Over €3m paid out for injuries suffered in military training exercises 

Over €3m paid out for injuries suffered in military training exercises 

Seventy-two members of the Defence Forces have shared €3.2 million in damages for claims over personal injuries sustained in military training exercises over the past seven years.

In total, the bill to the State arising from successful personal injury claims by the Defence Force members from military training exercises totals €5.27m.

Along with the €3.22m paid out in damages, an additional €2.05m was paid out in legal costs by the State.

However, the overall estimated bill from injuries sustained by Defence Force members during military training exercises between finalised claims and claims currently in the system is €10.84m.

This follows the estimate by the State Claims Agency (SCA) — which handles the claims made against the Defence Forces — that the current liability from personal injury claims from military training exercises that are not yet finalised stands at €5.57m.

Average payout of €44.7k

The figures provided by the Minister for Defence, Simon Covene, to co-leader of the Social Democrats, Catherine Murphy TD, show that the average damages payout to defence forces personnel over the seven years was €44,750.

The SCA has confirmed that the injuries sustained include hearing/sight injuries along with musculoskeletal and soft tissue injuries.

Other injuries sustained include emotional/traumatic suffering.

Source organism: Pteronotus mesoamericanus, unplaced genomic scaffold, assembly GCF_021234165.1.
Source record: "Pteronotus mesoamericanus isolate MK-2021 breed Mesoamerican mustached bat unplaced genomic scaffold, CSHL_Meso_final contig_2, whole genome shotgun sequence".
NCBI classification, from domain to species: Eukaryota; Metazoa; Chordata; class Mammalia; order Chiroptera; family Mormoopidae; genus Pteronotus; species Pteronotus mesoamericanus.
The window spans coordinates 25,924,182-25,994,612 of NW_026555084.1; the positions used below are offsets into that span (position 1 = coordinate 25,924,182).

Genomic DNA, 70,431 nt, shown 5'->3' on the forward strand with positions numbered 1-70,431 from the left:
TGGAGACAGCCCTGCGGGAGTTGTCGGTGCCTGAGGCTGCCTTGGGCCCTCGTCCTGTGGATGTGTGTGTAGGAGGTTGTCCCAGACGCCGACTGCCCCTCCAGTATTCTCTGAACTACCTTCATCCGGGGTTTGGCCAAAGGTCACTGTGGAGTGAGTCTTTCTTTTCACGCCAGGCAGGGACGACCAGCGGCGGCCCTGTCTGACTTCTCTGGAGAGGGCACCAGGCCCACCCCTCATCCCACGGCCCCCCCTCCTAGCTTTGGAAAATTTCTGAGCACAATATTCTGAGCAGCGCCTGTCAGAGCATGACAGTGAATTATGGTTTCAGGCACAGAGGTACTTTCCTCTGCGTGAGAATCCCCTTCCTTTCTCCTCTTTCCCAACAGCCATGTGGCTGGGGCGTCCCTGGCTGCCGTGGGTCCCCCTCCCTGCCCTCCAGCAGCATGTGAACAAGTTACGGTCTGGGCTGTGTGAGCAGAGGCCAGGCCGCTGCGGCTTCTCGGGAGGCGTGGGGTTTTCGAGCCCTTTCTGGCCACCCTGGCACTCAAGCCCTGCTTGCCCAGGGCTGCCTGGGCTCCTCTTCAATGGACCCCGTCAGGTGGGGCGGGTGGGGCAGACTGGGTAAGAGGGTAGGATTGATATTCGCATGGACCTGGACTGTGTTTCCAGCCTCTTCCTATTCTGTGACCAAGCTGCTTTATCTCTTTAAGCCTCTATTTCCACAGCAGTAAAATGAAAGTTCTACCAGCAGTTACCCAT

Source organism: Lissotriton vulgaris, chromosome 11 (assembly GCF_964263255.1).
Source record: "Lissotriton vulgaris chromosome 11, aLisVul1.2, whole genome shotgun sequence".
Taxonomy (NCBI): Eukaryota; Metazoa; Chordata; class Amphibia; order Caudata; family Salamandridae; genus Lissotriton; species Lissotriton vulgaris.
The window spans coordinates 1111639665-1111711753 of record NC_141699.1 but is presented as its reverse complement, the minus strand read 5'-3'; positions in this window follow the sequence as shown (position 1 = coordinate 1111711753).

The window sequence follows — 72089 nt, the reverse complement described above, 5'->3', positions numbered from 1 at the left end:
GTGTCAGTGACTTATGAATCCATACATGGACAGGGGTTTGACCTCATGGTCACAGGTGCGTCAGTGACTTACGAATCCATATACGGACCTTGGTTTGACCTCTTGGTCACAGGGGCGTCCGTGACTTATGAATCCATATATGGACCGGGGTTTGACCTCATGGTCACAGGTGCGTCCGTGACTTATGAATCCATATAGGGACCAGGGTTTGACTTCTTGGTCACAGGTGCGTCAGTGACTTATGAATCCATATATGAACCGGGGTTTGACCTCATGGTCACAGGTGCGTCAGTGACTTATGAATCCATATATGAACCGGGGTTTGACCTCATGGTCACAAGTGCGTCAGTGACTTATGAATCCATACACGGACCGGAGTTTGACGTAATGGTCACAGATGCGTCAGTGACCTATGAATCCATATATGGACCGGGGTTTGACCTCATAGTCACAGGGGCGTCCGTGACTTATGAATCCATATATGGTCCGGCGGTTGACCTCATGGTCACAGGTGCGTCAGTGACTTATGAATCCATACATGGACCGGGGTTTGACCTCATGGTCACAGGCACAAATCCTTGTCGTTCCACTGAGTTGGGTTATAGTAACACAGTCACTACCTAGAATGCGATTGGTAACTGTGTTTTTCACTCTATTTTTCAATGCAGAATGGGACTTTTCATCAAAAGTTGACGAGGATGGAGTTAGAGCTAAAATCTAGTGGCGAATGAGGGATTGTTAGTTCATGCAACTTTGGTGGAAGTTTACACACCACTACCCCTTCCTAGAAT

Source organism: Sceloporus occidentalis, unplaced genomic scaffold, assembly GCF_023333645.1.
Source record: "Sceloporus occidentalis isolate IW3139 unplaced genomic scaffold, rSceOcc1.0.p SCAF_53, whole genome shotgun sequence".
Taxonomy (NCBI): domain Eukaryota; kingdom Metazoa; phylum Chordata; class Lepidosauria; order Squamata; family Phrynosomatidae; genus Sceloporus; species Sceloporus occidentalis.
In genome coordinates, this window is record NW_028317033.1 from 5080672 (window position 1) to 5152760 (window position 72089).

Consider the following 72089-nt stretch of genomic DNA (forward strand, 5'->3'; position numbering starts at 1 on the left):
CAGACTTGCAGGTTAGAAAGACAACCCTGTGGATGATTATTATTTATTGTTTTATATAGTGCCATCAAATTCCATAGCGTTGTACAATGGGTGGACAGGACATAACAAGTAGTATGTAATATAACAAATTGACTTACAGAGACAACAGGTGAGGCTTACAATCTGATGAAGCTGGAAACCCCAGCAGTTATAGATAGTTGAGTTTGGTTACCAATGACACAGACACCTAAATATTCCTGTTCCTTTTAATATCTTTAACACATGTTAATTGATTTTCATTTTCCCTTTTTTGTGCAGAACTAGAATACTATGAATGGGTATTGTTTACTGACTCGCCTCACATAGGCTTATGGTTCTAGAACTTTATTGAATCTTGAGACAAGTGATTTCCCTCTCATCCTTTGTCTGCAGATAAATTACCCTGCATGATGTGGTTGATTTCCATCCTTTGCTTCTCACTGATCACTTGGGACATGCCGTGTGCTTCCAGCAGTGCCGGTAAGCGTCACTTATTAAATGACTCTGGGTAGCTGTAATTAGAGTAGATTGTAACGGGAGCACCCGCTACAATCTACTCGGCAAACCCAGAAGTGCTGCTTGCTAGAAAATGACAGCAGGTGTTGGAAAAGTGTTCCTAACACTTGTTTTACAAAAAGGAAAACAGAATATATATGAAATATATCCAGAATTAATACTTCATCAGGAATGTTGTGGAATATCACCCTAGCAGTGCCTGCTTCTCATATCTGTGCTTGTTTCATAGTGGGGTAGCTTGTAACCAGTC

Last year, the SCA paid out €481,100 in damages to nine claimants, while an additional €329,811 was paid out in legal costs.

Safety, Health and Welfare at Work Act

Asked to comment on the figures, Gerard Guinan, the general secretary of the representative body for members of the Defence Forces, PDForra, said Defence Forces members are subject to the Safety, Health and Welfare at Work Act in the same manner as other employers and therefore relative to past practises “training has become safer”.

Mr Guinan stated that as the figures show “accidents do happen” and PDForra does all it can to point out potential dangers to members.

"Members of the Defence Forces are somewhat unique in the public sector, as they have to complete annual fitness tests and medicals in order to remain in service," he said.

Injuries that impact on the ability of personnel to perform their work can have profound effects on career progression or even retention in the services.

Commenting on the figures, Catherine Murphy TD said: “Firstly, it has to be recognised that personnel in the Defence Forces are at a higher level of risk because of their profession so it’s not surprising to see injury claims.

We, however, need to ensure that lessons are learned and risks are mitigated to reduce the possibility of injury and any claims in the future that can be avoided. 

A spokesman for the Defence Forces stated: “All Defence Forces training is conducted in line with the relevant Defence Forces Regulatory documents such as Training Instructions. Defence Forces Regulatory documents are amended where and as required in line with any court ruling or judgment.” 

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